Latin America’s Stranded Sputniks
After 18 months, the United States has reopened its borders to international travelers, but only for those fully vaccinated with a World Health Organization (WHO)-approved vaccine. The White House announcement was welcome news overseas after nearly two years of limited access to the United States. But for millions of fully vaccinated Latin Americans, the door remains shut. That is because Centers for Disease Control and Prevention (CDC) guidelines deny entry to individuals who received Russia’s Sputnik vaccine. As a result, travel from Latin America, a region deeply interconnected to the United States, will remain artificially depressed. Almost 12 million Latin Americans visited the United States in 2019. The following year, the total dropped to 3.5 million.
During the height of the COVID-19 pandemic, Latin American governments scrambled to get their hands on vaccines amid surging caseloads and limited access to U.S.-produced doses. Low supplies and high prices led to accusations of “vaccine hoarding,” and increased dependency on the WHO’s slow vaccine distribution program, COVAX. The result was not only delays in inoculating the region’s population, but also a decision by many Latin American leaders to turn to Russia and China for help. In the absence of meaningful U.S. “vaccine diplomacy,” Moscow and Beijing moved swiftly to market their vaccines in the Western Hemisphere.
Russia was the first country to announce a successful COVID-19 vaccine, in August 2020. After Russian authorities touted an efficacy rate that exceeded 90 percent, the Gamaleya Institute exported hundreds of millions of doses, mostly to developing countries, including in Latin America. In all, Sputnik is in use in 50 countries. But unlike China, where the CoronaVac and Sinopharm vaccines are authorized by the WHO, Russia has failed to win WHO approval for Sputnik, reportedly because of its rushed rollout and limited transparency.
Russia insists WHO approval is imminent. But in the meantime, individuals who received a Sputnik jab have limited travel options. That includes a vast number of Latin Americans. Until recently, Venezuelans and Guatemalans only had access to the Sputnik vaccine. Argentina has purchased 30 million Sputnik doses, and begun producing the vaccine locally. Mexico has imported 24 million shots, and Guatemala and Bolivia also rely heavily on the Russian jab, even as the United States accelerates vaccine donations to Latin America.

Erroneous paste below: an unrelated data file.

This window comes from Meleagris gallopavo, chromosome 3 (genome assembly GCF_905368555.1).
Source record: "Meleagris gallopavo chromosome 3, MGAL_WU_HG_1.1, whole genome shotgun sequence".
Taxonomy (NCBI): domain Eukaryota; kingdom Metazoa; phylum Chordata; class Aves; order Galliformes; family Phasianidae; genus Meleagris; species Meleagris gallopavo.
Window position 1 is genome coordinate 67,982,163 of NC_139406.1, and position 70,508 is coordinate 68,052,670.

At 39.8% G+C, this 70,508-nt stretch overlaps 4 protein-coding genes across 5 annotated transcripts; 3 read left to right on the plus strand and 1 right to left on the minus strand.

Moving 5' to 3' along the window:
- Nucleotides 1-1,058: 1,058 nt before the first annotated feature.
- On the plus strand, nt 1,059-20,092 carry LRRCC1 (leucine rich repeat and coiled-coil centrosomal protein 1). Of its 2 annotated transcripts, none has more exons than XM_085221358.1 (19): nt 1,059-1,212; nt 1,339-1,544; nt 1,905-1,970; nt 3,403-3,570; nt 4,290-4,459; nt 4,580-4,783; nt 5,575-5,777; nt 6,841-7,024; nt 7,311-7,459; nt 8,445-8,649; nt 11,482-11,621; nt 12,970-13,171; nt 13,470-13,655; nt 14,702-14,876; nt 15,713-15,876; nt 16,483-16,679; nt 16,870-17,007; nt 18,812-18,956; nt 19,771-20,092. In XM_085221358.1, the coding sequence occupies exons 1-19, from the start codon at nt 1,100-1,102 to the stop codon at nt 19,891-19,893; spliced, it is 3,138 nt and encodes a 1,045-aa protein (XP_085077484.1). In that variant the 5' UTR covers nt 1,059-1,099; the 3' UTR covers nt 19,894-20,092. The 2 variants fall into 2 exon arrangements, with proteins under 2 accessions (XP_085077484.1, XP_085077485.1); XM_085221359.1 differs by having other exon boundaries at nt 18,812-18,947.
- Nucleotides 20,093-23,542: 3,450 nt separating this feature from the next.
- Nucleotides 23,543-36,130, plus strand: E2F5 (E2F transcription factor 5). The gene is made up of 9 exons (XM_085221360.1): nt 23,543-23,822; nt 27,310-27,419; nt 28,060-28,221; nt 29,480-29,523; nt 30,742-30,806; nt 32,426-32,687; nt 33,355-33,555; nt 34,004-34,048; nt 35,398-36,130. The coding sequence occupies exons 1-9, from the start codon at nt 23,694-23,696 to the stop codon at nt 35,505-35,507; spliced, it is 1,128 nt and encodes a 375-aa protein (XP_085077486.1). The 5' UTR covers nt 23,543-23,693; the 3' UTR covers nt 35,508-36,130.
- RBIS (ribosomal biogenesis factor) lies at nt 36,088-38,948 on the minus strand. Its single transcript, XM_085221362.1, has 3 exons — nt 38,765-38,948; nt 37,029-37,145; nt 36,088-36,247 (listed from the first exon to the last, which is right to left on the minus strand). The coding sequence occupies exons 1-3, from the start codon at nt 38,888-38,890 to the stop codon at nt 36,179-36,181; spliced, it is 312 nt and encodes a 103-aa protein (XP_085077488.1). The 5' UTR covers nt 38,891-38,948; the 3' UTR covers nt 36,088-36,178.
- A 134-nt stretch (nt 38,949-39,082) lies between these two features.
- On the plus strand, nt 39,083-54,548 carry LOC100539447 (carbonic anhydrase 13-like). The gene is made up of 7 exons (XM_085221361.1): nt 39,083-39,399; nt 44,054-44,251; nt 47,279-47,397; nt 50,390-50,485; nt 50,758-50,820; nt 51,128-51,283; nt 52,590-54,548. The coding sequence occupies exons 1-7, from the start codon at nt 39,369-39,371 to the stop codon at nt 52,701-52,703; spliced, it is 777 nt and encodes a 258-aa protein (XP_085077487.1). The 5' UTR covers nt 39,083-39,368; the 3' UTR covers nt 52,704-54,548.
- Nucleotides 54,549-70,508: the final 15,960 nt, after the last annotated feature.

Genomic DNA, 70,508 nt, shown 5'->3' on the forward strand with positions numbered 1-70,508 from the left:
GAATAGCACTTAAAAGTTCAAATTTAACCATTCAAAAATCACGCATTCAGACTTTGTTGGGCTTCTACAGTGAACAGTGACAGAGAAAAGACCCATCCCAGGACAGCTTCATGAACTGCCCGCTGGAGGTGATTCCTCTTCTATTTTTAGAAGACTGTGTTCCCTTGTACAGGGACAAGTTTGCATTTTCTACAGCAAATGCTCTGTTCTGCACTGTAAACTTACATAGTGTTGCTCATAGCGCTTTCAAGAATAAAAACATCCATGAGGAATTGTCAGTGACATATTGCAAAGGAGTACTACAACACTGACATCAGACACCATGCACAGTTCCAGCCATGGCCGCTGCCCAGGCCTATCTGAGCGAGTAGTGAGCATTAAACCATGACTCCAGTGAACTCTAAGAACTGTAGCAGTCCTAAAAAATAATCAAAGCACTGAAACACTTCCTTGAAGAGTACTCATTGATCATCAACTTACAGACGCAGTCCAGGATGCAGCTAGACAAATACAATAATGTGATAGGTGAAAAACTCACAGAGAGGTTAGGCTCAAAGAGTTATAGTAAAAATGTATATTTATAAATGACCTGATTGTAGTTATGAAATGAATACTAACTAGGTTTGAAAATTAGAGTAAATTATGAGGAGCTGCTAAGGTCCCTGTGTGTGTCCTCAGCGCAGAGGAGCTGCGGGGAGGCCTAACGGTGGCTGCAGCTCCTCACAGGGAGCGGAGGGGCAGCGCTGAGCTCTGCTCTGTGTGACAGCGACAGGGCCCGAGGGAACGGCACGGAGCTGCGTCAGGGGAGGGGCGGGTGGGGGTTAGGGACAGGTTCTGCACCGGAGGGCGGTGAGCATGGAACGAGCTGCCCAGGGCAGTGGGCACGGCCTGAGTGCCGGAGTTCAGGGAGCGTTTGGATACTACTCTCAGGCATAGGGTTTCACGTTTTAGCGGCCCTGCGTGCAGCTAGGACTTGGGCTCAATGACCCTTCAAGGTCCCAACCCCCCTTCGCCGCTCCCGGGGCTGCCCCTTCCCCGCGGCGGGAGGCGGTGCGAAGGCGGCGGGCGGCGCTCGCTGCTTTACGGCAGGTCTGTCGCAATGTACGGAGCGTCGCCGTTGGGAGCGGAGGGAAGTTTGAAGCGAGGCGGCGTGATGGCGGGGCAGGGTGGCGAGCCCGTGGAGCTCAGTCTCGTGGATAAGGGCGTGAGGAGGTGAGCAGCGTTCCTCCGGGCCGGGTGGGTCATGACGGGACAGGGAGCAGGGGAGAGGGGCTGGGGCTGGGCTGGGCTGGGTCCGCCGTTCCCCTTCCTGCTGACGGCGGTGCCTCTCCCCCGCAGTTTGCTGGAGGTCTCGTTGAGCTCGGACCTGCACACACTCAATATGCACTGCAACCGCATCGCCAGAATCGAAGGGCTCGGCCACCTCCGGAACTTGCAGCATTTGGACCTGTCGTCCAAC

The CDC decision provoked an angry response from the Russian government, but it also increased scrutiny of leaders who bet big on Sputnik. In Argentina, for example, the opposition assailed the government for its slow negotiations with Pfizer and rapid deal making with Moscow: “Millions of Argentines are hostages to a geopolitical decision by the national government that prioritized relations with Russia.”
About the Author
Latin America Program
The Wilson Center’s prestigious Latin America Program provides non-partisan expertise to a broad community of decision makers in the United States and Latin America on critical policy issues facing the Hemisphere. The Program provides insightful and actionable research for policymakers, private sector leaders, journalists, and public intellectuals in the United States and Latin America. To bridge the gap between scholarship and policy action, it fosters new inquiry, sponsors high-level public and private meetings among multiple stakeholders, and explores policy options to improve outcomes for citizens throughout the Americas. Drawing on the Wilson Center’s strength as the nation’s key non-partisan policy forum, the Program serves as a trusted source of analysis and a vital point of contact between the worlds of scholarship and action. Read more
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